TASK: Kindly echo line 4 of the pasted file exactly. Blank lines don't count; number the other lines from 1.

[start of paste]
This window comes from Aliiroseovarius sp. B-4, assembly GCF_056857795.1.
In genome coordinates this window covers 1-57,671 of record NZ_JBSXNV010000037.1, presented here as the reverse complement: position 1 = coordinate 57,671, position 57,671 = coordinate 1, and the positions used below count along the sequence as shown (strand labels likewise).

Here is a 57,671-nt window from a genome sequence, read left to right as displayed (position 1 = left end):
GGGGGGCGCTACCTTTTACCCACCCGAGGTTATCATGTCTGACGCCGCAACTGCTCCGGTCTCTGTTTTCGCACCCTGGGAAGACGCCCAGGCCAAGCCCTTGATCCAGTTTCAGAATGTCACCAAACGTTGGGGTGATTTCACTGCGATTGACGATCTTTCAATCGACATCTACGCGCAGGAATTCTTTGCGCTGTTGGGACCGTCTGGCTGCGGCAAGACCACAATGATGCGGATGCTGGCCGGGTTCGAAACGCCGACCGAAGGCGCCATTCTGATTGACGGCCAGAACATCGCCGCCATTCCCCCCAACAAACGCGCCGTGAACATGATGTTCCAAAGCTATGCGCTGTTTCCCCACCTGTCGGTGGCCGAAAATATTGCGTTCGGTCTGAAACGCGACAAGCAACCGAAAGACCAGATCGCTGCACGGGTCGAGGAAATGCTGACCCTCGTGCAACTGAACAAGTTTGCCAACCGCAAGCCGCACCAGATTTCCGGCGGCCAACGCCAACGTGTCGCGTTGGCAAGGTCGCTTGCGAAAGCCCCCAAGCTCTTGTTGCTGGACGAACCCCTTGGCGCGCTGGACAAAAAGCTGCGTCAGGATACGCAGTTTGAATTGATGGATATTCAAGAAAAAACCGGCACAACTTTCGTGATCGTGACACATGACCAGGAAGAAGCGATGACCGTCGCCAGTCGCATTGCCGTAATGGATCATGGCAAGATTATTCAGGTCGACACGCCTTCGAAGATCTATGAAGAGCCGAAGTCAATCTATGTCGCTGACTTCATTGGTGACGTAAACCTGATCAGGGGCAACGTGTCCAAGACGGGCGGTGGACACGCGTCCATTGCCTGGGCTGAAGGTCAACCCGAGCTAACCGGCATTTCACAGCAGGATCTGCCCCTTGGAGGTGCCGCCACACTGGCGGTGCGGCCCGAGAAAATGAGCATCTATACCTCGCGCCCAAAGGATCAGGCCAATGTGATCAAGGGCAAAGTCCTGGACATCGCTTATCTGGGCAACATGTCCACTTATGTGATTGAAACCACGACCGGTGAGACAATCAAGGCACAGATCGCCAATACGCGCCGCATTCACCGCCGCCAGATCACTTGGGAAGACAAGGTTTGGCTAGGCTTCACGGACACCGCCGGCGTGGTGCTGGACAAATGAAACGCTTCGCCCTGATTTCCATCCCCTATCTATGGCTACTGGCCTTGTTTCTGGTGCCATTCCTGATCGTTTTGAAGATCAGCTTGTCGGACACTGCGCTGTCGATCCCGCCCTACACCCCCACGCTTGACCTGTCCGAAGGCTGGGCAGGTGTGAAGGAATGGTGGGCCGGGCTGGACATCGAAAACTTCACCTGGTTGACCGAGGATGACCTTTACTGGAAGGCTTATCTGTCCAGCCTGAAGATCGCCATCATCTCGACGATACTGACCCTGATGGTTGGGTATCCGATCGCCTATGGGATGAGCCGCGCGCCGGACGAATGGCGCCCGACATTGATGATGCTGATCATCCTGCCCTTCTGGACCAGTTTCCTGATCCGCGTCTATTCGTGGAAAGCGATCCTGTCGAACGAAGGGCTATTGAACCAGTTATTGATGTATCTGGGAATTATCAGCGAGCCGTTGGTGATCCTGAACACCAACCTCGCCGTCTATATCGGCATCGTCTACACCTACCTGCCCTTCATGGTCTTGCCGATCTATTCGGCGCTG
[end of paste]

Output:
GGGGGGCGCTACCTTTTACCCACCCGAGGTTATCATGTCTGACGCCGCAACTGCTCCGGTCTCTGTTTTCGCACCCTGGGAAGACGCCCAGGCCAAGCCCTTGATCCAGTTTCAGAATGTCACCAAACGTTGGGGTGATTTCACTGCGATTGACGATCTTTCAATCGACATCTACGCGCAGGAATTCTTTGCGCTGTTGGGACCGTCTGGCTGCGGCAAGACCACAATGATGCGGATGCTGGCCGGGTTCGAAACGCCGACCGAAGGCGCCATTCTGATTGACGGCCAGAACATCGCCGCCATTCCCCCCAACAAACGCGCCGTGAACATGATGTTCCAAAGCTATGCGCTGTTTCCCCACCTGTCGGTGGCCGAAAATATTGCGTTCGGTCTGAAACGCGACAAGCAACCGAAAGACCAGATCGCTGCACGGGTCGAGGAAATGCTGACCCTCGTGCAACTGAACAAGTTTGCCAACCGCAAGCCGCACCAGATTTCCGGCGGCCAACGCCAACGTGTCGCGTTGGCAAGGTCGCTTGCGAAAGCCCCCAAGCTCTTGTTGCTGGACGAACCCCTTGGCGCGCTGGACAAAAAGCTGCGTCAGGATACGCAGTTTGAATTGATGGATATTCAAGAAAAAACCGGCACAACTTTCGTGATCGTGACACATGACCAGGAAGAAGCGATGACCGTCGCCAGTCGCATTGCCGTAATGGATCATGGCAAGATTATTCAGGTCGACACGCCTTCGAAGATCTATGAAGAGCCGAAGTCAATCTATGTCGCTGACTTCATTGGTGACGTAAACCTGATCAGGGGCAACGTGTCCAAGACGGGCGGTGGACACGCGTCCATTGCCTGGGCTGAAGGTCAACCCGAGCTAACCGGCATTTCACAGCAGGATCTGCCCCTTGGAGGTGCCGCCACACTGGCGGTGCGGCCCGAGAAAATGAGCATCTATACCTCGCGCCCAAAGGATCAGGCCAATGTGATCAAGGGCAAAGTCCTGGACATCGCTTATCTGGGCAACATGTCCACTTATGTGATTGAAACCACGACCGGTGAGACAATCAAGGCACAGATCGCCAATACGCGCCGCATTCACCGCCGCCAGATCACTTGGGAAGACAAGGTTTGGCTAGGCTTCACGGACACCGCCGGCGTGGTGCTGGACAAATGAAACGCTTCGCCCTGATTTCCATCCCCTATCTATGGCTACTGGCCTTGTTTCTGGTGCCATTCCTGATCGTTTTGAAGATCAGCTTGTCGGACACTGCGCTGTCGATCCCGCCCTACACCCCCACGCTTGACCTGTCCGAAGGCTGGGCAGGTGTGAAGGAATGGTGGGCCGGGCTGGACATCGAAAACTTCACCTGGTTGACCGAGGATGACCTTTACTGGAAGGCTTATCTGTCCAGCCTGAAGATCGCCATCATCTCGACGATACTGACCCTGATGGTTGGGTATCCGATCGCCTATGGGATGAGCCGCGCGCCGGACGAATGGCGCCCGACATTGATGATGCTGATCATCCTGCCCTTCTGGACCAGTTTCCTGATCCGCGTCTATTCGTGGAAAGCGATCCTGTCGAACGAAGGGCTATTGAACCAGTTATTGATGTATCTGGGAATTATCAGCGAGCCGTTGGTGATCCTGAACACCAACCTCGCCGTCTATATCGGCATCGTCTACACCTACCTGCCCTTCATGGTCTTGCCGATCTATTCGGCGCTG